22 August 2006


Italy traditionally closes down between 1 PM and 4 PM each day for a siesta, what is called “riposo”, a rest. Anzio continues this tradition and most of the shops, including our local grocery, close at 1 and do not open again until 4 or 5 PM. They are then open until 8PM.

Being from America, the land of 24 hour stores, this has required some adjustments on our part and a little extra planning. If we want to go to Anzio to shop we need to go early in the day or wait until late in the afternoon. Even the vehicle traffic and bus schedules reflect this traditional slow down in mid day, the bus is much more frequent at the beginning and then end of riposo.

During riposo many restaurants are not open, just sandwich and pizza slice shops. Since the groceries close you better be prepared for lunch (called “pranzo”), which is eaten between 1 and 3 PM, before everyone is closed or you will get rather hungry by the time they open again.

It is interesting to see the change on any of the main streets: in the morning there is heavy traffic, people going to stores, cars parked along the street and people sitting outside their favorite bar. By 2 PM this same scene changes drastically: very little traffic, stores shuttered, no one out shopping and no cars parked on the street. It looks as though the rapture has occurred and we have been left behind. After 5 PM the scene switches back to chaos.

Riposo is when we write emails, study our Italian, do some cleaning or just take a nap.

After the stores close at 8 PM is when dinner (called “cena”) time starts and many restaurants do not open until then and they will be their busiest around 9 PM. Evenings frequently go until midnight for us, everyday of the week. This change in meal times has been an adjustment for us as we were accustomed to lunch around noon and dinner around 6 PM, our stomachs required a few weeks to adjust to these new meal times.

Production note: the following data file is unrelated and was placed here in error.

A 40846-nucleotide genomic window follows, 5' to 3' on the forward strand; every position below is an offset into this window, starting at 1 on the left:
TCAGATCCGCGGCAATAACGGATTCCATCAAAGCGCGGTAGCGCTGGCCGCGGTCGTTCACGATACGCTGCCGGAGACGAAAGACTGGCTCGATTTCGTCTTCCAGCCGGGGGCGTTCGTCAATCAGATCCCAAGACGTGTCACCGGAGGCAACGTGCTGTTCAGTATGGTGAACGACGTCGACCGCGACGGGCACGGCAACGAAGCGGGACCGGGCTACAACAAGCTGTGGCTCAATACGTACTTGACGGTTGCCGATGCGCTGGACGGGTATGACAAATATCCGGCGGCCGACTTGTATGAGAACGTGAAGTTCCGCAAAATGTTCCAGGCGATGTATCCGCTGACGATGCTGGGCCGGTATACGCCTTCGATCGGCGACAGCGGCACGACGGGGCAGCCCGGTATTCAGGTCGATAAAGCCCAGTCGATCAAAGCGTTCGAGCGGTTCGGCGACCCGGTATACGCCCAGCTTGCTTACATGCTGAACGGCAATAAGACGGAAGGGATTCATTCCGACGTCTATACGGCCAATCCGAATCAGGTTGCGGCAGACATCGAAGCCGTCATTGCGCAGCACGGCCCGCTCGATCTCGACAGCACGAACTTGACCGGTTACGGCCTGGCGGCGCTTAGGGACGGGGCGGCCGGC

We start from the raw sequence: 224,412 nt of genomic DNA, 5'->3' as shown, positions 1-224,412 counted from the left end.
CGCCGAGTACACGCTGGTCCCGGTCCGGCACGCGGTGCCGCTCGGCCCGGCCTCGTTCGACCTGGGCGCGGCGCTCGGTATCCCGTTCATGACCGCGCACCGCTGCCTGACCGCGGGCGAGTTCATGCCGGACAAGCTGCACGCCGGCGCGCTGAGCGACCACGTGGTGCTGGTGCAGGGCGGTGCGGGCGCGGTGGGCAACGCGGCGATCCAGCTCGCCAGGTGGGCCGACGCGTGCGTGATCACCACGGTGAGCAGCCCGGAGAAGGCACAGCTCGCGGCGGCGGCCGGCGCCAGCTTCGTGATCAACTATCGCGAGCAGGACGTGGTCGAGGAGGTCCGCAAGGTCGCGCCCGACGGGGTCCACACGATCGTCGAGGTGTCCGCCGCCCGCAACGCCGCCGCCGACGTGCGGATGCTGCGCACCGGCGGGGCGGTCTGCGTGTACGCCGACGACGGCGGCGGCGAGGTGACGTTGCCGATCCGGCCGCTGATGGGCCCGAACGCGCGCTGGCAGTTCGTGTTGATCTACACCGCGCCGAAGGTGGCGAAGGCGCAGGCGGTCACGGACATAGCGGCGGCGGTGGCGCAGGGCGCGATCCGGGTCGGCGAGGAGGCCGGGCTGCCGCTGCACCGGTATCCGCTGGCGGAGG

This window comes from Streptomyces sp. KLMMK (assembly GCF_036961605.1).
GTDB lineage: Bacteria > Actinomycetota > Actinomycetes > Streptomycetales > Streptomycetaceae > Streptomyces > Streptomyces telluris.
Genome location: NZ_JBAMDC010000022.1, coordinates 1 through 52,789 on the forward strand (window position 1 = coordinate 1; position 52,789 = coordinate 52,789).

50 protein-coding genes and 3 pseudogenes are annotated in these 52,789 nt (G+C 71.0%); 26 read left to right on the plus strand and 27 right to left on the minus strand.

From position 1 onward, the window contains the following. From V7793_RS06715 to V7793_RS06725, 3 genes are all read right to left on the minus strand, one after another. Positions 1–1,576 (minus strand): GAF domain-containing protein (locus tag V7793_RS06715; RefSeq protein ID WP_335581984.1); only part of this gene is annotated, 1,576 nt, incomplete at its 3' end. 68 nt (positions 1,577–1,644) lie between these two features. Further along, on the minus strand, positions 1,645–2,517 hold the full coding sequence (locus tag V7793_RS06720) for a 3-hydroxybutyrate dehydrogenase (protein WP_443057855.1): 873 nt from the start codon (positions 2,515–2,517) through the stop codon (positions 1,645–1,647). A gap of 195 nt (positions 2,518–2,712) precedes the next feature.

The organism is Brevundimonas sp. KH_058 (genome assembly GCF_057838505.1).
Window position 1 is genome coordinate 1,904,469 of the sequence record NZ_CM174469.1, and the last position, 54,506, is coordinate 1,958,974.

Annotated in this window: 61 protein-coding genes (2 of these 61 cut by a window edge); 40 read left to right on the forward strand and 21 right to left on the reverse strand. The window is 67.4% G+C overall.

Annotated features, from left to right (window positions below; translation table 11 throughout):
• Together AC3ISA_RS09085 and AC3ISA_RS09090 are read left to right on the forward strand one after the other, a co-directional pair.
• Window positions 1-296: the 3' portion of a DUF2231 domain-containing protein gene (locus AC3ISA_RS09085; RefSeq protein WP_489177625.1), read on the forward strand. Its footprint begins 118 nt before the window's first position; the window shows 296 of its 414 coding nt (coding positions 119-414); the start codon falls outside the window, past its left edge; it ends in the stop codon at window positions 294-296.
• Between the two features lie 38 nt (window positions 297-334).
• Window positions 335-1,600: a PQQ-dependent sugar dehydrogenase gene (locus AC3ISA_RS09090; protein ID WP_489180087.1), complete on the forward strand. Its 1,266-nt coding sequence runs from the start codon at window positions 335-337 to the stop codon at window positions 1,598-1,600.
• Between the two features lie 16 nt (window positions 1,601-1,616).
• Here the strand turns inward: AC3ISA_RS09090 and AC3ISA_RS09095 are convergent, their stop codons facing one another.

The top photo is a street in Anzio Colonia at 3PM, no traffic. The bottom photo is the same day at 7PM with the sides of the street parked with cars going to the stores.


Anonymous said...

I have been trying to find a history of 'riposo' in italy but no luck. Is it a custom that dates back to medieval times, or established recently in the past hundred years or so? Where could I learn more? Seach engines have been of no help at all.


Anonymous said...

I Know this is an old post but if I can be of any help....what you call riposo actually hasn't a name in Italy, and it involves only small shops..larger retail stores and malls tend to be open non stop through the day. Shops can operate on a fixed number of hours depending on their size, so they choose to be open when there's more people out..People with regular jobs such as factory and office workers, usually have 1-hour lunch breaks and finish their work day around 5-6 pm..that's when they usually shop. Hence, shops prefer to close longer at midday and stay open longer in the evening. I hope this was helpful. Sara from Verona

Bryan said...

Riposo is alive and well here in southern Italy. If you walk the streets and piazze of Il Mezzogiorno between 13:30 and 16:00 you can't miss riposo - no one is there as they are at home resting. (The noun riposo is based on the verb riposare - to rest)

It is true the "iper" stores and malls are open during riposo but if you visit them here they are ghost towns during the riposo period. Even comune offices and banks are closed at this time.